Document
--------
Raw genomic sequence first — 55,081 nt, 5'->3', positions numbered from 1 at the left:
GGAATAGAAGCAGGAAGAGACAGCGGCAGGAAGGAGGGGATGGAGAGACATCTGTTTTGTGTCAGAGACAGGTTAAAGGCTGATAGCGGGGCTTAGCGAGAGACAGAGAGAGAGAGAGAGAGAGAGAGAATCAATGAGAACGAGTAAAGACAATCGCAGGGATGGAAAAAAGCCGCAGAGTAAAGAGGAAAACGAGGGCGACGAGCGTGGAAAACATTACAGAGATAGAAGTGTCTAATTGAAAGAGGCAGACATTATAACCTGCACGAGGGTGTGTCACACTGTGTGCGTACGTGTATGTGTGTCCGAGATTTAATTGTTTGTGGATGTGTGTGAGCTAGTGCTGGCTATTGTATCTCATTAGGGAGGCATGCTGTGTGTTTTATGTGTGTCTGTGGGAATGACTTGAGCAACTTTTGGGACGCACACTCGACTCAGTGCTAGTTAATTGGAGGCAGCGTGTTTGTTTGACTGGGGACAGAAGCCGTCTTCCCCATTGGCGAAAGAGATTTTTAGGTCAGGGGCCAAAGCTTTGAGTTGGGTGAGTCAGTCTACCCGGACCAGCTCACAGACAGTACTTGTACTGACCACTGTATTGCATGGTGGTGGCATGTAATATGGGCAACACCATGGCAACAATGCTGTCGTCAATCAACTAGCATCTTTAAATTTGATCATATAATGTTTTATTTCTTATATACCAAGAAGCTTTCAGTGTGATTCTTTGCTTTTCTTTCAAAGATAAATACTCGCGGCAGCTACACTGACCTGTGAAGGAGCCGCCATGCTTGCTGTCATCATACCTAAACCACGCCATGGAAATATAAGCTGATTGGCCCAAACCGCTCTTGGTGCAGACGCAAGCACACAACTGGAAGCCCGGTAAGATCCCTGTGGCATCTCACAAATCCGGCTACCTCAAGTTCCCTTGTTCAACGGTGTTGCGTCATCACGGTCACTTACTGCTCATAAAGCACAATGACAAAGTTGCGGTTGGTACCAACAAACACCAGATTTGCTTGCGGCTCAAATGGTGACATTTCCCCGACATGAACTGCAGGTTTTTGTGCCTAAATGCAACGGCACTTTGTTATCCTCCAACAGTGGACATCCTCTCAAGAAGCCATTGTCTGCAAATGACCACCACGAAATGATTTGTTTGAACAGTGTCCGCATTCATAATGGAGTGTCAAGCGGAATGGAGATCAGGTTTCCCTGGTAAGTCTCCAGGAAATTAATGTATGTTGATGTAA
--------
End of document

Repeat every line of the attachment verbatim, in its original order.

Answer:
Raw genomic sequence first — 55,081 nt, 5'->3', positions numbered from 1 at the left:
GGAATAGAAGCAGGAAGAGACAGCGGCAGGAAGGAGGGGATGGAGAGACATCTGTTTTGTGTCAGAGACAGGTTAAAGGCTGATAGCGGGGCTTAGCGAGAGACAGAGAGAGAGAGAGAGAGAGAGAGAATCAATGAGAACGAGTAAAGACAATCGCAGGGATGGAAAAAAGCCGCAGAGTAAAGAGGAAAACGAGGGCGACGAGCGTGGAAAACATTACAGAGATAGAAGTGTCTAATTGAAAGAGGCAGACATTATAACCTGCACGAGGGTGTGTCACACTGTGTGCGTACGTGTATGTGTGTCCGAGATTTAATTGTTTGTGGATGTGTGTGAGCTAGTGCTGGCTATTGTATCTCATTAGGGAGGCATGCTGTGTGTTTTATGTGTGTCTGTGGGAATGACTTGAGCAACTTTTGGGACGCACACTCGACTCAGTGCTAGTTAATTGGAGGCAGCGTGTTTGTTTGACTGGGGACAGAAGCCGTCTTCCCCATTGGCGAAAGAGATTTTTAGGTCAGGGGCCAAAGCTTTGAGTTGGGTGAGTCAGTCTACCCGGACCAGCTCACAGACAGTACTTGTACTGACCACTGTATTGCATGGTGGTGGCATGTAATATGGGCAACACCATGGCAACAATGCTGTCGTCAATCAACTAGCATCTTTAAATTTGATCATATAATGTTTTATTTCTTATATACCAAGAAGCTTTCAGTGTGATTCTTTGCTTTTCTTTCAAAGATAAATACTCGCGGCAGCTACACTGACCTGTGAAGGAGCCGCCATGCTTGCTGTCATCATACCTAAACCACGCCATGGAAATATAAGCTGATTGGCCCAAACCGCTCTTGGTGCAGACGCAAGCACACAACTGGAAGCCCGGTAAGATCCCTGTGGCATCTCACAAATCCGGCTACCTCAAGTTCCCTTGTTCAACGGTGTTGCGTCATCACGGTCACTTACTGCTCATAAAGCACAATGACAAAGTTGCGGTTGGTACCAACAAACACCAGATTTGCTTGCGGCTCAAATGGTGACATTTCCCCGACATGAACTGCAGGTTTTTGTGCCTAAATGCAACGGCACTTTGTTATCCTCCAACAGTGGACATCCTCTCAAGAAGCCATTGTCTGCAAATGACCACCACGAAATGATTTGTTTGAACAGTGTCCGCATTCATAATGGAGTGTCAAGCGGAATGGAGATCAGGTTTCCCTGGTAAGTCTCCAGGAAATTAATGTATGTTGATGTAA